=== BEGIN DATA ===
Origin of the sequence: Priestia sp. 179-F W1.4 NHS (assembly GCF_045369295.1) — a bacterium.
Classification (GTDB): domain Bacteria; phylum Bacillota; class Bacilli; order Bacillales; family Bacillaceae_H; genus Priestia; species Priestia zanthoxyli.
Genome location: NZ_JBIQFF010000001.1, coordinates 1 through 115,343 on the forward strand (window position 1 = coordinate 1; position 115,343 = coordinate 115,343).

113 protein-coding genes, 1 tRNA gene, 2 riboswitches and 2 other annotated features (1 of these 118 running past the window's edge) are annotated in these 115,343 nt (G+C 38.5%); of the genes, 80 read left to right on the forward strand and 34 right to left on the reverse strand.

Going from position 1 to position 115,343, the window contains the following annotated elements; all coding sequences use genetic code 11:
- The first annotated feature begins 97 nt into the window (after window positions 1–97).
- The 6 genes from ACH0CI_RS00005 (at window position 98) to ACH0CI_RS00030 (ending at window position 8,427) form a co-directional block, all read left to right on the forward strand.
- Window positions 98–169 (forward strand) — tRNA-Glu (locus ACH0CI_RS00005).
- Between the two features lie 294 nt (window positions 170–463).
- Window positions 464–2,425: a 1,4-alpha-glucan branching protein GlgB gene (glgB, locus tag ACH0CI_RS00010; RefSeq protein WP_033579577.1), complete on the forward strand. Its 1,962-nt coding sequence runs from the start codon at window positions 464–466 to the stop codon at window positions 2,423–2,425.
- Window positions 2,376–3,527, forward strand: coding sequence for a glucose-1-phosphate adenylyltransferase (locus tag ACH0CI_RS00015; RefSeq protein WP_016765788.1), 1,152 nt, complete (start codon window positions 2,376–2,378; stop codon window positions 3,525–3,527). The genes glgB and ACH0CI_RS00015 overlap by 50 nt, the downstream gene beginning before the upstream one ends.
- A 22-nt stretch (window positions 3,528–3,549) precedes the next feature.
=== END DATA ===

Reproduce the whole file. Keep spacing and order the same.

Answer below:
Origin of the sequence: Priestia sp. 179-F W1.4 NHS (assembly GCF_045369295.1) — a bacterium.
Classification (GTDB): domain Bacteria; phylum Bacillota; class Bacilli; order Bacillales; family Bacillaceae_H; genus Priestia; species Priestia zanthoxyli.
Genome location: NZ_JBIQFF010000001.1, coordinates 1 through 115,343 on the forward strand (window position 1 = coordinate 1; position 115,343 = coordinate 115,343).

113 protein-coding genes, 1 tRNA gene, 2 riboswitches and 2 other annotated features (1 of these 118 running past the window's edge) are annotated in these 115,343 nt (G+C 38.5%); of the genes, 80 read left to right on the forward strand and 34 right to left on the reverse strand.

Going from position 1 to position 115,343, the window contains the following annotated elements; all coding sequences use genetic code 11:
- The first annotated feature begins 97 nt into the window (after window positions 1–97).
- The 6 genes from ACH0CI_RS00005 (at window position 98) to ACH0CI_RS00030 (ending at window position 8,427) form a co-directional block, all read left to right on the forward strand.
- Window positions 98–169 (forward strand) — tRNA-Glu (locus ACH0CI_RS00005).
- Between the two features lie 294 nt (window positions 170–463).
- Window positions 464–2,425: a 1,4-alpha-glucan branching protein GlgB gene (glgB, locus tag ACH0CI_RS00010; RefSeq protein WP_033579577.1), complete on the forward strand. Its 1,962-nt coding sequence runs from the start codon at window positions 464–466 to the stop codon at window positions 2,423–2,425.
- Window positions 2,376–3,527, forward strand: coding sequence for a glucose-1-phosphate adenylyltransferase (locus tag ACH0CI_RS00015; RefSeq protein WP_016765788.1), 1,152 nt, complete (start codon window positions 2,376–2,378; stop codon window positions 3,525–3,527). The genes glgB and ACH0CI_RS00015 overlap by 50 nt, the downstream gene beginning before the upstream one ends.
- A 22-nt stretch (window positions 3,528–3,549) precedes the next feature.